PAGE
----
Gov. Newsom made waves once again with another political hit on red state governors. This time film and TV productions that moved to red states that reject Newsom’s blue state agenda were targeted.
In a full page advertisement in the trade publication Variety, Newsom told film and tv producers that California “share(s) your values” and “now, it’s time (for the entertainment companies) to choose.”
“The legislatures of states like George and Oklahoma have waged a cruel assault on essential rights,” he said, and it was time for the companies to “walk the walk”
Most astonishingly, Newsom declared that “California is a freedom state.”
California is many things, but a freedom state is not one of them. In fact, rankings show we’re the least free state.
The most recent Cato Institute “Freedom in the 50 States” index of personal and economic freedom ranked California 48th overall – 3rd worst in the nation.
It’s bottom rankings on fiscal (#41), regulatory (#50), occupational (#49), labor (#50) and land-use freedom (#47), far outweigh the plaudits the libertarian think tank gives California for policies on marriage equality (#1), “victimless” crimes (#5), and cannabis (#1).
Georgia notes that Site Selection and Area Development ranked the state as number one for business for eight straight years. Meanwhile, Oklahoma ranked number 2 for the low cost of doing business in CNBC’s latest “America’s Top States for Business” rankings.
PRI’s recently study “California Migrating” documented that harmful policy choices – some signed into law by Newsom, have increased economic and quality-of-life concerns, and were driving away businesses, jobs, and individuals of every age group and income level.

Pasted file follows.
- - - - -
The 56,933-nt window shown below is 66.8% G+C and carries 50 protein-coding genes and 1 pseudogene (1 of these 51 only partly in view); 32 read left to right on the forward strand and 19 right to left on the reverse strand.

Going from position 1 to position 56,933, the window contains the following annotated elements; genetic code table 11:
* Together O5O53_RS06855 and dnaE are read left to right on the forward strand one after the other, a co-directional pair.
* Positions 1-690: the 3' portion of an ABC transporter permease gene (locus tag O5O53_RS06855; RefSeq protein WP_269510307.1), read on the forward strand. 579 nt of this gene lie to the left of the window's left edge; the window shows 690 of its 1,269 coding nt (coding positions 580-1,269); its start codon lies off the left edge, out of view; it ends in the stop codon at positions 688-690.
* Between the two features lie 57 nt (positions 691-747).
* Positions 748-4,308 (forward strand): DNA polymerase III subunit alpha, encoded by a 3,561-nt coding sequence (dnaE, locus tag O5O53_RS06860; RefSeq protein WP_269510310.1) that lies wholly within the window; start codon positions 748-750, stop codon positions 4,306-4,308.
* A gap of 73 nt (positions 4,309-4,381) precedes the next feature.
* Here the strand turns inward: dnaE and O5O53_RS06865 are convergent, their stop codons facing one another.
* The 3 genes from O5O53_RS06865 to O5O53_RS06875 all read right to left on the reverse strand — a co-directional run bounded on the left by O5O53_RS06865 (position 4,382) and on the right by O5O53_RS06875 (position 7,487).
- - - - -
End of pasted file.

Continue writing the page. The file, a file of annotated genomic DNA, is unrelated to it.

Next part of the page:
A Site Selection survey of corporate real estate executives listed workforce, infrastructure, regulations, costs, labor policies, education, and land policies as top factors in local decisions. Social values didn’t make the top ten.
Newsom has also proposed throwing some candy at film producers. Variety reports that he has endorsed legislation (Senate Bill 485) that “will provide $1.65 billion or $330 million in financial support for film and television makers and other content creators . . . extend(ing) the program, which was financed until 2025, for an additional five years.”
But as USC professor (and past PRI study author) Michael Thom has found in his research , “states pour millions of dollars into a program that offers little return.” Any benefits from these efforts, he notes, “were short-term wage gains, mostly to people who already work in the industry . . . (while) job growth was almost non-existent (and) market share and industry output didn’t budget.”
On the $10 billion spent by states including California on film production tax incentives, Thom says that “after a state has invested tens of millions of dollars, no politician wants to acknowledge that the program is a waste of taxpayer money.”
Hollywood film productions, whose creative talent surely share Newsom’s socially liberally values, were lured out of state for one reason – cost. California policymakers have made it too expensive and too difficult to film here. At the end of the day, the economic bottom line matters much more to them than shared liberal politics.
While government officials on the left coast make it very difficult to local productions here, Georgia, Oklahoma, and other states welcome them with open arms with economic policies that are far more welcoming and competitive. Similar reforms are what’s needed to bring jobs and investment back.
Election year virtue signaling alone won’t result in the next blockbuster being made in California, no matter how sympathetic to Newsom’s liberal agenda the filmmakers may be.
Tim Anaya is the Pacific Research Institute’s senior director of communications and the Sacramento office.